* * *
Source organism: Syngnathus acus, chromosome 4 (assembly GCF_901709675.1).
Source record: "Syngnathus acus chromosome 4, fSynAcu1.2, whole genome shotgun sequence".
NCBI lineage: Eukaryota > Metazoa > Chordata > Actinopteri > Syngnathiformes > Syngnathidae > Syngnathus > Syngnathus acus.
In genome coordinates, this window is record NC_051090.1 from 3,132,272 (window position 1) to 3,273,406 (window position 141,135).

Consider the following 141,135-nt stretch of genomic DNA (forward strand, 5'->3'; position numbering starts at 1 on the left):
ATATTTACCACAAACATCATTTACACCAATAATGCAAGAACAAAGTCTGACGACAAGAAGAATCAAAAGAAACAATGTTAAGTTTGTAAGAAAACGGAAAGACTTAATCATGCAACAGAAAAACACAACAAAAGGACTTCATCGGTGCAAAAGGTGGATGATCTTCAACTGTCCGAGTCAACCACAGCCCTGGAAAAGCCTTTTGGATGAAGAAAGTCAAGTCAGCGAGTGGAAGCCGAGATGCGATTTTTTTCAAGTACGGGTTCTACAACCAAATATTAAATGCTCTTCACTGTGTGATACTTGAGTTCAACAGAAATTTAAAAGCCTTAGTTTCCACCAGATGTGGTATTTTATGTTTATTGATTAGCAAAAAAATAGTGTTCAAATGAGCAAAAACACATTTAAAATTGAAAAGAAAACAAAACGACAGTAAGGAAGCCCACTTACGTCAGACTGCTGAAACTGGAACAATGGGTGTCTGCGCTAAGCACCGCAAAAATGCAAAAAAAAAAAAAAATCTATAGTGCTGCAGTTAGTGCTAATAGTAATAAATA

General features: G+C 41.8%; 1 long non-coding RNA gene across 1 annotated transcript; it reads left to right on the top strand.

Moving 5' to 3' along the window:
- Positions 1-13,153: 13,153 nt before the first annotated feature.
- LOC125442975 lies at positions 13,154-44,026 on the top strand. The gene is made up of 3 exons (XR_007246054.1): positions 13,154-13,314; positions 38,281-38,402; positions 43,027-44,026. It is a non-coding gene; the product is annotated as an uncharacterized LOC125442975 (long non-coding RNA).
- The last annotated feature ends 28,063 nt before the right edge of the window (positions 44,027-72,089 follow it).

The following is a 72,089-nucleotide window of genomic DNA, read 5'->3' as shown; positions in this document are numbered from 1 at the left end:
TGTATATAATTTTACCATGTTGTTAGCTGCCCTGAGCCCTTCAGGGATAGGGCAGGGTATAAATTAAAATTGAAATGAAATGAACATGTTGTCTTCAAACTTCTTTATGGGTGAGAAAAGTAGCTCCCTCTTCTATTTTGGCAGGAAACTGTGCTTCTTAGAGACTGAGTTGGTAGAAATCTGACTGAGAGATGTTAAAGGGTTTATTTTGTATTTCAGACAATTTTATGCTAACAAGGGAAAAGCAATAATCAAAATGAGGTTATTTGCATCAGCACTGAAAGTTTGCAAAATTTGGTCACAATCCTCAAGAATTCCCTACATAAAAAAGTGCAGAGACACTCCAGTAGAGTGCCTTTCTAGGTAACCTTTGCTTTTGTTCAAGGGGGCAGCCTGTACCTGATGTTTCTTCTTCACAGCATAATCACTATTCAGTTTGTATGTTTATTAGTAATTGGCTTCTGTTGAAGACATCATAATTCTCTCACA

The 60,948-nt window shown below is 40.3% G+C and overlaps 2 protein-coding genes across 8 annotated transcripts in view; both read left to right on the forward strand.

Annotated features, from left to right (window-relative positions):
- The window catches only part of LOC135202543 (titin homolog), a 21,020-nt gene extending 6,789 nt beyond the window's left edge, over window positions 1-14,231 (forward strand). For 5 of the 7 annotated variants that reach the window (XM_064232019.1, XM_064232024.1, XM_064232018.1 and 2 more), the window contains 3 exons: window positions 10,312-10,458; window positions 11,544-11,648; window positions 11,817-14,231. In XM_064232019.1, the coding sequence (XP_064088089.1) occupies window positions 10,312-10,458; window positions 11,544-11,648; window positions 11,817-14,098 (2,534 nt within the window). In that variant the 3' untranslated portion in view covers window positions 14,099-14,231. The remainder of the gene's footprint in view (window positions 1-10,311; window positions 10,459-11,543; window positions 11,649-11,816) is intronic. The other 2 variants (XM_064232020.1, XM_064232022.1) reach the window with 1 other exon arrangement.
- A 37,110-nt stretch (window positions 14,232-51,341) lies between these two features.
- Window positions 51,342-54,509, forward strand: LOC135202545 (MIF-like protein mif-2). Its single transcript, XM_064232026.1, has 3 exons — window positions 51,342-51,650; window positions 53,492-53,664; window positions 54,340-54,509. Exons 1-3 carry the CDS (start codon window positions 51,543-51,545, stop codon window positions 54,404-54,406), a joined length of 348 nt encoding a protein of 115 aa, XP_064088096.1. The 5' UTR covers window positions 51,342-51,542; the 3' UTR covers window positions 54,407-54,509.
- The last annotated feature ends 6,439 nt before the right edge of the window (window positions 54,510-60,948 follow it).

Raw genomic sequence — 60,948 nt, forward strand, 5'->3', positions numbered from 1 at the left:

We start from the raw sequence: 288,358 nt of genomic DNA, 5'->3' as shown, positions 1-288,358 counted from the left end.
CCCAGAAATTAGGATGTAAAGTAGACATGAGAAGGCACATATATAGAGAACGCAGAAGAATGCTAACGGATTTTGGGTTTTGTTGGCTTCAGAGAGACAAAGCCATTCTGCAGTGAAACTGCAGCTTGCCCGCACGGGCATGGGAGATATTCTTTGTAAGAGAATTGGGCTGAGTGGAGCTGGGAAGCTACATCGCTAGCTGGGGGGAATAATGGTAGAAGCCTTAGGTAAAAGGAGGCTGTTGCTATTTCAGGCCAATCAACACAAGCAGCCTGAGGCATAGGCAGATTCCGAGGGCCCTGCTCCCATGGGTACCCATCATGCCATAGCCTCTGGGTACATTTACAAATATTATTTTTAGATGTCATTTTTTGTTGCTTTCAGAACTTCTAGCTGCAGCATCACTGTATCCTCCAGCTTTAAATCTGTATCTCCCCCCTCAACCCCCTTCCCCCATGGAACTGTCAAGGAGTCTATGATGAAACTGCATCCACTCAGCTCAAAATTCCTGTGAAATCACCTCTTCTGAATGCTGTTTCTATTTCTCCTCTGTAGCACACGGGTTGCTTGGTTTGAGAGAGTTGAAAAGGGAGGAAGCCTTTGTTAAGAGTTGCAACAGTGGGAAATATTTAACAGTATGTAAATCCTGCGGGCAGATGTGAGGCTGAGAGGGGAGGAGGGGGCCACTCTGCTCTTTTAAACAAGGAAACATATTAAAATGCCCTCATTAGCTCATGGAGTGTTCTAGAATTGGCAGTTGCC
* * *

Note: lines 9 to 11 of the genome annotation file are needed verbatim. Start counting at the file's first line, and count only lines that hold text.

- Positions 1-13,153: 13,153 nt before the first annotated feature.
- LOC125442975 lies at positions 13,154-44,026 on the top strand. The gene is made up of 3 exons (XR_007246054.1): positions 13,154-13,314; positions 38,281-38,402; positions 43,027-44,026. It is a non-coding gene; the product is annotated as an uncharacterized LOC125442975 (long non-coding RNA).
- The last annotated feature ends 28,063 nt before the right edge of the window (positions 44,027-72,089 follow it).